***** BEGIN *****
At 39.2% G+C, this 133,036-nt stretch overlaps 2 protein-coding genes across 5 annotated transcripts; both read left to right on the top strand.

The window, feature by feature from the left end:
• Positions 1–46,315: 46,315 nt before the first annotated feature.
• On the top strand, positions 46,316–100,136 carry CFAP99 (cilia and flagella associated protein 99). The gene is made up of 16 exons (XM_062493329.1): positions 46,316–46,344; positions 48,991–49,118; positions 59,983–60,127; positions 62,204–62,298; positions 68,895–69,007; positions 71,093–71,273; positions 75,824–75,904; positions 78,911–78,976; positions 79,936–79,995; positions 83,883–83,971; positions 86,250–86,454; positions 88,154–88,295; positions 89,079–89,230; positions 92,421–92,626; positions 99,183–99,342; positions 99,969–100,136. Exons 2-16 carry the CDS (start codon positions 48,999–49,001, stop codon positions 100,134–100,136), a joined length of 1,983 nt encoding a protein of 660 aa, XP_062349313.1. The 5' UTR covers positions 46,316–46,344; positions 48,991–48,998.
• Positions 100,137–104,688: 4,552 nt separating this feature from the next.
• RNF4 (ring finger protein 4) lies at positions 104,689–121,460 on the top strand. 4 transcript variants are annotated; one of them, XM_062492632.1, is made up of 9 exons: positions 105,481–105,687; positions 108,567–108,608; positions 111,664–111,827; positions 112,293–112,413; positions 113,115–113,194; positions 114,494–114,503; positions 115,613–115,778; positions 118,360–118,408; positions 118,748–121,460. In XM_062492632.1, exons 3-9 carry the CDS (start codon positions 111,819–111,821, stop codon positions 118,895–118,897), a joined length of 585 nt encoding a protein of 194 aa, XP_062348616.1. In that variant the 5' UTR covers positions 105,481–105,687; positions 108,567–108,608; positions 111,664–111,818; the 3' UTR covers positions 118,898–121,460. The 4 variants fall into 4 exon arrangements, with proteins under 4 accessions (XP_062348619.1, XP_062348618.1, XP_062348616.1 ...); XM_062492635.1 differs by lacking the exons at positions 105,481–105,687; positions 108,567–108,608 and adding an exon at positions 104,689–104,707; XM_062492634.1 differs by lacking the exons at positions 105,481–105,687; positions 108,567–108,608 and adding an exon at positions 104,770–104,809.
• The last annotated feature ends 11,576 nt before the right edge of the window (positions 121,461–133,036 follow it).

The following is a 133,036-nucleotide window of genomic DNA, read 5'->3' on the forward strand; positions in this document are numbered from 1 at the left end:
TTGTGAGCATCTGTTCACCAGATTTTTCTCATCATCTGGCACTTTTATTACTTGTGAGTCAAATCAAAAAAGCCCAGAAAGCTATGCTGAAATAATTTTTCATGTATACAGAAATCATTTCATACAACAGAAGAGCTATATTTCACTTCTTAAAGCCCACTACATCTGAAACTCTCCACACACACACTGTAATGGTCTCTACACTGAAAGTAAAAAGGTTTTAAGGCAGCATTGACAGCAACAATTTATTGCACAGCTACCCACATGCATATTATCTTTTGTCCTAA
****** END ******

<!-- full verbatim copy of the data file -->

At 39.2% G+C, this 133,036-nt stretch overlaps 2 protein-coding genes across 5 annotated transcripts; both read left to right on the top strand.

The window, feature by feature from the left end:
• Positions 1–46,315: 46,315 nt before the first annotated feature.
• On the top strand, positions 46,316–100,136 carry CFAP99 (cilia and flagella associated protein 99). The gene is made up of 16 exons (XM_062493329.1): positions 46,316–46,344; positions 48,991–49,118; positions 59,983–60,127; positions 62,204–62,298; positions 68,895–69,007; positions 71,093–71,273; positions 75,824–75,904; positions 78,911–78,976; positions 79,936–79,995; positions 83,883–83,971; positions 86,250–86,454; positions 88,154–88,295; positions 89,079–89,230; positions 92,421–92,626; positions 99,183–99,342; positions 99,969–100,136. Exons 2-16 carry the CDS (start codon positions 48,999–49,001, stop codon positions 100,134–100,136), a joined length of 1,983 nt encoding a protein of 660 aa, XP_062349313.1. The 5' UTR covers positions 46,316–46,344; positions 48,991–48,998.
• Positions 100,137–104,688: 4,552 nt separating this feature from the next.
• RNF4 (ring finger protein 4) lies at positions 104,689–121,460 on the top strand. 4 transcript variants are annotated; one of them, XM_062492632.1, is made up of 9 exons: positions 105,481–105,687; positions 108,567–108,608; positions 111,664–111,827; positions 112,293–112,413; positions 113,115–113,194; positions 114,494–114,503; positions 115,613–115,778; positions 118,360–118,408; positions 118,748–121,460. In XM_062492632.1, exons 3-9 carry the CDS (start codon positions 111,819–111,821, stop codon positions 118,895–118,897), a joined length of 585 nt encoding a protein of 194 aa, XP_062348616.1. In that variant the 5' UTR covers positions 105,481–105,687; positions 108,567–108,608; positions 111,664–111,818; the 3' UTR covers positions 118,898–121,460. The 4 variants fall into 4 exon arrangements, with proteins under 4 accessions (XP_062348619.1, XP_062348618.1, XP_062348616.1 ...); XM_062492635.1 differs by lacking the exons at positions 105,481–105,687; positions 108,567–108,608 and adding an exon at positions 104,689–104,707; XM_062492634.1 differs by lacking the exons at positions 105,481–105,687; positions 108,567–108,608 and adding an exon at positions 104,770–104,809.
• The last annotated feature ends 11,576 nt before the right edge of the window (positions 121,461–133,036 follow it).

The following is a 133,036-nucleotide window of genomic DNA, read 5'->3' on the forward strand; positions in this document are numbered from 1 at the left end:
TTGTGAGCATCTGTTCACCAGATTTTTCTCATCATCTGGCACTTTTATTACTTGTGAGTCAAATCAAAAAAGCCCAGAAAGCTATGCTGAAATAATTTTTCATGTATACAGAAATCATTTCATACAACAGAAGAGCTATATTTCACTTCTTAAAGCCCACTACATCTGAAACTCTCCACACACACACTGTAATGGTCTCTACACTGAAAGTAAAAAGGTTTTAAGGCAGCATTGACAGCAACAATTTATTGCACAGCTACCCACATGCATATTATCTTTTGTCCTAA